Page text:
Demystifying Impact Investing
Impact investing has emerged over the last decade as one of the most talked about new strategies for tackling social and environmental problems. The emergence of the concept has been accompanied by a great deal of hype and a confusing array of competing definitions of impact investing. There have also been many claims about what kind of financial return can be achieved while also solving social and environmental problems. Some analyses of the impact investing sector suggest that it accounts for $9bn of investment capital flowing through channels that are distinct from the mainstream capital markets from a range of investors including philanthropic foundations, high net worth individuals and traditional investors seeking to create impact alongside financial return. Others have questioned whether the approach is indeed new, whether projected financial returns will really meet the expectations of investors and whether impact investing truly refers to new sources of capital or is only a new term for traditional investments that happen to have positive social or environmental impact as a by-product.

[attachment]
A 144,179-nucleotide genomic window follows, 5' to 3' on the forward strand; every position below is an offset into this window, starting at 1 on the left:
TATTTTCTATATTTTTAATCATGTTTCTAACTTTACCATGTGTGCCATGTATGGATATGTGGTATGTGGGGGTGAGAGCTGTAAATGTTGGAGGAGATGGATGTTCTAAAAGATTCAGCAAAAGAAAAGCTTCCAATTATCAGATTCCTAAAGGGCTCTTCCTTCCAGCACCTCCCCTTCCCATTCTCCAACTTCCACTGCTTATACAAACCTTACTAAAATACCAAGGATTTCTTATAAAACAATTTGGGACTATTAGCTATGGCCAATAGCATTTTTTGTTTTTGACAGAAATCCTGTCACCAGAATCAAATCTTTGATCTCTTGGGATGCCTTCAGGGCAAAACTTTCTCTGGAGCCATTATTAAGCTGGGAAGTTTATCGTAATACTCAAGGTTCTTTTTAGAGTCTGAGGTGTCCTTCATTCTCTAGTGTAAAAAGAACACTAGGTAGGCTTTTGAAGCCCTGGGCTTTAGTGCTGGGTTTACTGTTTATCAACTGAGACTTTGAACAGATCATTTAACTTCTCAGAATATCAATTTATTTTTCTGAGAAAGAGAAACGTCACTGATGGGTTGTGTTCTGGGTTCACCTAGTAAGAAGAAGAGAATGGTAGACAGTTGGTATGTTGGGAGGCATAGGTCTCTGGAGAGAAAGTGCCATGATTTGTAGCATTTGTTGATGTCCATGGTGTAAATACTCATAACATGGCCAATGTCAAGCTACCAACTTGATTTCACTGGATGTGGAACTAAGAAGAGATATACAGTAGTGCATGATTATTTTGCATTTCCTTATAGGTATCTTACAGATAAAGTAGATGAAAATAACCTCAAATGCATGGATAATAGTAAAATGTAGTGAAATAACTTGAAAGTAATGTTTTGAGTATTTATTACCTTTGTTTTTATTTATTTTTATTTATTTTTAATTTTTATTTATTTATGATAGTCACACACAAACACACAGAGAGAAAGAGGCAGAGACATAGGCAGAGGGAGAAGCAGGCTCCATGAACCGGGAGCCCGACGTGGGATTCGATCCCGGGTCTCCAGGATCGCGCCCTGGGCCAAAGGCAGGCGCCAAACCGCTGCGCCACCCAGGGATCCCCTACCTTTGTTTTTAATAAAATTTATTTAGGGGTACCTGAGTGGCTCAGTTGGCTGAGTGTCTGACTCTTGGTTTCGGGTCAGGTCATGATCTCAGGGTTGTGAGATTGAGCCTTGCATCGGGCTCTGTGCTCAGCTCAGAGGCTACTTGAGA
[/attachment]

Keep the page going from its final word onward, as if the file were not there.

The purpose of this report is to evaluate the size, scope and scale of the impact investment sector. We sought to answer several core questions. Firstly, rather than seek to develop a single comprehensive definition of impact investing, we have differentiated between investments on the basis of whether they seek to generate financial returns comparable to traditional investment with the same risk profile or whether they also accept lower financial returns to achieve higher social returns. To add a further layer of differentiation, we also distinguish between investment that focus on creating impact in developed and developing country markets. This approach allowed us to categorize the forms of capital and the geographic focus. Next, we sought to develop a clearer picture of what constitutes a market rate of return in impact investing and how this compares to traditional investments. We also examined the difference between targeted and realized rates of returns in impact investing to assess the performance of this investment category.
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